EMS Research Update
Hi everyone, now Xmas is here and I have time off of work I can finally get around to writing up a few things for the Forum. Starting with this very interesting talk I attended back in March… :eek: TC
This is a review of information presented by Nicola A. Maffiuletti of the University of Burgundy at Bijon, France during the UK Strength and Conditioning conference in May 2005. I found his talk quite interesting because he suggests some different opinions to those most of us on the CF Forum currently hold on EMS.
Just for reference Maffiuletti uses the terms ES = Electro stimulation and EMS to = Electromyostimulation. I can’t remember exactly what the difference is but apparently it was important to make the distinction!
Motor Unit Recruitement
Firstly, Maffiuletti suggests that while it was originally believed that motor unit recruited during ES occurs in the opposite order  to voluntary contraction (e.g. large/fastest motor units first down to smallest/slowest motor units last), in reality this is not the case. He believes the motor unit recruitment is affected by:
- Axon diameter – the largest are recruited first
- Anatomical positioning – the largest superficial axons are recruited first
- Cutaneous receptors – the recruitment order is altered 
One study suggests that while voluntary contraction appears to show that 6% of motor units are recruited in reversal during voluntary contraction, during ES this increases to about 30% . From this and his own work Maffiuletti suggests that during ES motor unit recruitment doesn’t occur in reversal but it does occur in an order that is different to voluntary contraction.
When comparing the acute effects of ES contractions with voluntary contractions it has been shown that the drop off in the force of contraction during an ES session varies between 10-20% (depending on the muscle group) during 30 isometric repeated contractions . This is pretty similar to what occurs during voluntary muscular contractions.
Metabolic Cost of EMS
The same study  also showed that anaerobic glycolysis also increased during ES sessions (basically the subjects started to develop lactic acid as a result of ES).
From several studies the metabolic cost of ES in comparison to Voluntary contraction can be summarised as:
02 consumption is believed to be some 500-900% less than voluntary work
Pi:Pcr ration is some 300-400% less than voluntary work
ATP turnover decreases by 200-500% compared to voluntary work
It is believed the increased metabolic effects associated with voluntary contractions result because of the rotation and need for synchronisation of the fastest motor units during voluntary contraction.
[Please note that this part of my notes are not very clear so it might be the other way around! – I just can’t tell!]
Interestingly it is also suggested that muscle soreness (DOMS) is greater and peaks more abruptly on the second day after training with ES than with voluntary contractions. This increase in DOMs seems to correlate with an increase in muscle damage (CK activity) .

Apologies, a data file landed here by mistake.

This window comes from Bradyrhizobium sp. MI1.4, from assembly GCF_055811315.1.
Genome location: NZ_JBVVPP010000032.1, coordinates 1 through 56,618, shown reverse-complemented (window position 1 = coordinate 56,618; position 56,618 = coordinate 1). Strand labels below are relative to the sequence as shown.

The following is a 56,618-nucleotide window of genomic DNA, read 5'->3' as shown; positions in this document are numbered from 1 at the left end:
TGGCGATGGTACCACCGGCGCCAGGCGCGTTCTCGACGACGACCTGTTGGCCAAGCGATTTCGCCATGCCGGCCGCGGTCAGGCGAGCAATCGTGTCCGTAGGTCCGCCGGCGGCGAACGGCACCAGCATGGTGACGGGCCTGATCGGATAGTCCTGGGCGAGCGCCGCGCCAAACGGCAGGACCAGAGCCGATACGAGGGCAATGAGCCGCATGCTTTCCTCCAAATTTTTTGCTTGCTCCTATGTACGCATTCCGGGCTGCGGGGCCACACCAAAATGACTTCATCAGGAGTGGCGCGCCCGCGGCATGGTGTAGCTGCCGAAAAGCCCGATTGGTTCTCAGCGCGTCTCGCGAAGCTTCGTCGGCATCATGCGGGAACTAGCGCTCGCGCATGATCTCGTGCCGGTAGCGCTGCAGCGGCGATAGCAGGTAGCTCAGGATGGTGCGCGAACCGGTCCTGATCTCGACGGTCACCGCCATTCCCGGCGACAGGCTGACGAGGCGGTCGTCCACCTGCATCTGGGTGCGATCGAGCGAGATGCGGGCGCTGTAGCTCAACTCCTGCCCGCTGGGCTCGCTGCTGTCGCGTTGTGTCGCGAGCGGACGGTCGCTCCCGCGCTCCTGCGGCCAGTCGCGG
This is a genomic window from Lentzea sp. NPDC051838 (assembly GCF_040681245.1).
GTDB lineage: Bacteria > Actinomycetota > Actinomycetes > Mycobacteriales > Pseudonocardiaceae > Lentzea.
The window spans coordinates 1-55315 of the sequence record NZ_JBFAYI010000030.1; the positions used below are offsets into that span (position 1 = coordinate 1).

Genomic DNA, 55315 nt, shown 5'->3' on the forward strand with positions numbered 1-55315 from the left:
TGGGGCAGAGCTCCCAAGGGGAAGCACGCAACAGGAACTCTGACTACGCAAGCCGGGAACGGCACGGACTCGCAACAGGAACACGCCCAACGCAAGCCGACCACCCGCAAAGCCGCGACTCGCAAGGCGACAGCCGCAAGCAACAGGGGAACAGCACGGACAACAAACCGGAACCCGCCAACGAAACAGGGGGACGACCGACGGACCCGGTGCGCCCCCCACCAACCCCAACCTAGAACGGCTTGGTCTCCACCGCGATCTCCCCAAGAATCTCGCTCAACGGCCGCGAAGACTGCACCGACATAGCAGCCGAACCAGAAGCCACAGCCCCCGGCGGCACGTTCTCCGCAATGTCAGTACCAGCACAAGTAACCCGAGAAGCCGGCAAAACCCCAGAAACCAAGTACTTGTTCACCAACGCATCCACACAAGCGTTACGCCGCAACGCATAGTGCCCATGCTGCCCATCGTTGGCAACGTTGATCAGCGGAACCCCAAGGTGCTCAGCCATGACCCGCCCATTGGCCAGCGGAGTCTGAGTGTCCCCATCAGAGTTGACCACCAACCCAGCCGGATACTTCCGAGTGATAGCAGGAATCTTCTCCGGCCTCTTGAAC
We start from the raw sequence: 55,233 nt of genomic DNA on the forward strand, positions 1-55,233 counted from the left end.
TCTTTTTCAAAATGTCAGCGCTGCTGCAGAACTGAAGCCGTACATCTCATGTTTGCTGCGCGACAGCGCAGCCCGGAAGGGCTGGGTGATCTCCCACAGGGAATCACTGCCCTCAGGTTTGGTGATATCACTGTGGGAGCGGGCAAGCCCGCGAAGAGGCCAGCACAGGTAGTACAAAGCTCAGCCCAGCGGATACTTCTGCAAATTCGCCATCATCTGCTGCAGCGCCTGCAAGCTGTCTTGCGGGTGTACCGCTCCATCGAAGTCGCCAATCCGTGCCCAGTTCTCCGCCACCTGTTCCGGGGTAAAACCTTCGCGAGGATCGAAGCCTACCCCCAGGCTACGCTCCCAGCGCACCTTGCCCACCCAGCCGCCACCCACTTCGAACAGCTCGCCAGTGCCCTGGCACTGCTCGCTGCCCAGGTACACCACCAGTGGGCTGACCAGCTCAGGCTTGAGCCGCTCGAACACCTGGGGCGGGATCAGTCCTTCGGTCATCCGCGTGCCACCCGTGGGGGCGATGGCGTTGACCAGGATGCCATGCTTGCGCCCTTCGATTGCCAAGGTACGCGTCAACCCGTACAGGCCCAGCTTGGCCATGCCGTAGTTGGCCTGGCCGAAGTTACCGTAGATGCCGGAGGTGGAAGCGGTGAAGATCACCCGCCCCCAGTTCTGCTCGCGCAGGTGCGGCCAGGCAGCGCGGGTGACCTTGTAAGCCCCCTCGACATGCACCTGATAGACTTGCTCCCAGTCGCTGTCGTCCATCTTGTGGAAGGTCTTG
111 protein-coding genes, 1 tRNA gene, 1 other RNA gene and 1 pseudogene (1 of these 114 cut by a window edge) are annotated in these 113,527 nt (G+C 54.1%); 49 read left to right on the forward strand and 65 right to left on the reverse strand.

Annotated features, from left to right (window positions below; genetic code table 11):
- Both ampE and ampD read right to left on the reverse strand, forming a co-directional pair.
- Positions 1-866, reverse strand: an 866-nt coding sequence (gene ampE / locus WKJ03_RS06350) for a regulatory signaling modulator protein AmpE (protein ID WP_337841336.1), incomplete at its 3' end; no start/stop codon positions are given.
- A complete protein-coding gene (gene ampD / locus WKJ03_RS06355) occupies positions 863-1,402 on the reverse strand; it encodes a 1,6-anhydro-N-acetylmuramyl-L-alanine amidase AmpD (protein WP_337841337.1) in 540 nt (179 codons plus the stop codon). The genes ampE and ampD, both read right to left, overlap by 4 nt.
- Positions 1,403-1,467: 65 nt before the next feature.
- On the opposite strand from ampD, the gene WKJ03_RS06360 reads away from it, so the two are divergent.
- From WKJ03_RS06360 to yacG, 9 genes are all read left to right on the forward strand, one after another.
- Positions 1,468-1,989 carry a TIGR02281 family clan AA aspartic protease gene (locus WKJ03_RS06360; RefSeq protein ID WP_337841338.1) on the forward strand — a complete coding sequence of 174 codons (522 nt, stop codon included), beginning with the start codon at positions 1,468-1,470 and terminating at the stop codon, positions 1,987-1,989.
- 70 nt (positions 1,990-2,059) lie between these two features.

Personally I havn’t found ES with Compex to create any soreness what so ever! Though a dull ache (feeling of fatigue) does occur but it is nothing like DOMS.
MRI scans have shown that there is significant activation of the CNS during ES ! This has been shown to lead to a drop off in activation of around 4.5% and contractile force is reduced by about 6% .
Maffiuletti was pretty decided on the issue that EMS does not bypass the CNS and creates central and peripheral fatigue!
Practical training applications
In terms of the basic question: should the athlete voluntarily contract the muscle during EMS or not? It has been shown that voluntary contraction increases the force output and reduced the pain perceived by the user. However, voluntary contraction during ES makes it hard to define intensity.
For healthy populations research suggests that ES on its own is not as effective as voluntary contraction for increasing strength but in unhealthy populations ES is better. However, he suggest the two are complementary because of the different motor unit recruitment patterns.
In terms of neural adaptations, ES seems to increase surface EMG, Activation Level and H reflex, while reducing coactivation of antagonists.
In terms of muscular adaptations there appears to be conflicting ideas with some studies showing an increase in the cross sectional area and other not. However, High Frequency activation via ES seems to lead to a shift from type IIx > IIa and I > IIa which is similar to voluntary resistance training.
In short Maffiuletti believes ES does increase muscle strength and the neuromuscular effects are very similar to voluntary contractions.
EMS as a practical strength training device for Team Sports
Having described a number of studies relating to the use of EMS as a method of strength training for athletes (basketball, volleyball, soccer, tennis) the conclusions were that EMS increased muscular strength but did not translate to sport specific performance improvements (specific power).
However, the effects of EMS are more specific if combined with plyometrics. From this Maffiuletti’s general recommendations were that ES should be used during GPP and not the competitive season and should not be used as the sole method of strength/power training.
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